We will hopefully continue see interesting mashups in this intersection, from the artistic (like Finiliar), to the LLM (Uncle Rabbit), to technical innovations (like giving wallets to NFTs themselves).
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Optimism’s Retroactive Funding Round 2
Speaking of provenance… Optimism’s push for retroactive funding has been interesting to follow. Its major seconding funding round had just completed.
Because you have an immutable record, retroactive funding works by looking at what had transpired and rewarding folks for their contributions to the network. On a long enough timescale, it present an interesting toolbox where you could use “time as a platform”. If retroactive funding is successful, it actually incentivises people to interact with any blockchain, just because, because an unknown future can reward you for it.
How you allocate these kinds of rewards is still an ongoing debate. With this round, there’s been commentary for and against it looking a bit too balanced.
I think it’s at least interesting that it tries to cater to diversity at the long-tail.
The $3B 270 Park Ave
I must admit, this building, set to be the headquarters of JP Morgan Chase, is peak NYC for me. I’m a big fan of the design. It’s what I miss the most of living in NYC. There’s an acute sense that the city is alive, growing, and changing every day.
Every industry has its characters. If you are in it, you get to know them. For most, you only get glimpses of the movers and shakers. While I love all things city and urbanism, I’d never heard of Andy Byford, a seeming celebrity in the transport industry. It was both interesting to learn more of him, but also to get a deeper look into the scene of the transport industry.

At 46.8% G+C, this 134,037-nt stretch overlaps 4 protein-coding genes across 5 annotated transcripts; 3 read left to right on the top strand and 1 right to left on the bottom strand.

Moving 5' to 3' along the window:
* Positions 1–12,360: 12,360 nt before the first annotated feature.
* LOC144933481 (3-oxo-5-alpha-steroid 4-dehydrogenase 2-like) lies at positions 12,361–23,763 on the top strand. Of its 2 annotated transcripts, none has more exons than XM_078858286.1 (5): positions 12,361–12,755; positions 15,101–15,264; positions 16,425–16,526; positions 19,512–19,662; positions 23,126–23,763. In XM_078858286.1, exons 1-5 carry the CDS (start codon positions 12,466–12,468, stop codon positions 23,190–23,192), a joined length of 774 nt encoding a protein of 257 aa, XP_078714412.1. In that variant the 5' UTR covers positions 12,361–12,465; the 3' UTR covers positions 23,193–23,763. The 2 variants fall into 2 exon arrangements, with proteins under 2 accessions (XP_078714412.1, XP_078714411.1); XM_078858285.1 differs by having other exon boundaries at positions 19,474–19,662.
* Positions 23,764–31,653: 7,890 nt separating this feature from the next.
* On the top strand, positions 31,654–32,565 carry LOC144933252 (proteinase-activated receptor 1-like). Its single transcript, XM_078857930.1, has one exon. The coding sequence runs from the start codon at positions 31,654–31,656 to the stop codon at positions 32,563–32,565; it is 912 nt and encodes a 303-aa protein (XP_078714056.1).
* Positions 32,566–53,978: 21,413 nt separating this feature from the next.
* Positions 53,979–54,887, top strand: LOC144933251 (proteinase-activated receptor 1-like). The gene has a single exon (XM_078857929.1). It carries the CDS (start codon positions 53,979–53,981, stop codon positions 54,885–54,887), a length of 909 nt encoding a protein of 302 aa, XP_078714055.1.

The Crampness of the “Volume”
The Mandalorian famously introduced the “volume”. The sound stage that allows one to film scenes where an actual screen in the background with CGI is used to put the characters in the scene, as well as give it more realistic lighting. In some cases, it’s been used to great effect. You can see how it works here:
While I enjoyed the new Ant-Man, it’s not the first time that I’ve seen commentary on how the volume can actually cause unique problems with scene blocking and the sense of scale. This video goes into some lengths with regards to how the volume can actually make the world feel cramped and small.
The problem it creates is that large crowd shots at short-to-mid-range have to be CGI, which when budgets have to be balanced look like you have to make the following choices:
Create extreme focus on the characters and blur the CGI in the background
Blocking the scenes in such a way that the crowds wouldn’t really be visible, creating awkward static shots (like discussed in the video).
There’s fewer shots in the middle.
If you take a look at the scenes from Coruscant in the Mandalorian, you can see that sometimes, they just choose blur the background to focus on the characters (not necessarily a bad choice), but, it’s such that it becomes obvious and noticeable after a while. It does create a dreamy atmosphere, sure, but at the cost of it becoming cramped and feeling small. A lot of the Mandalorian is excessively background blurred.
This is in contrast to Andor, that uses real-life locations where it feels more organic.
I hope there’s a balance to be found here.
salute & Sammy Virji - 'Peach'
This week’s song is immaculate. Such a groove to it, with flowing arps, and great punching bassline. Really great song to run to. Enjoy!
That’s it for this week!
Enjoy a sunset. :)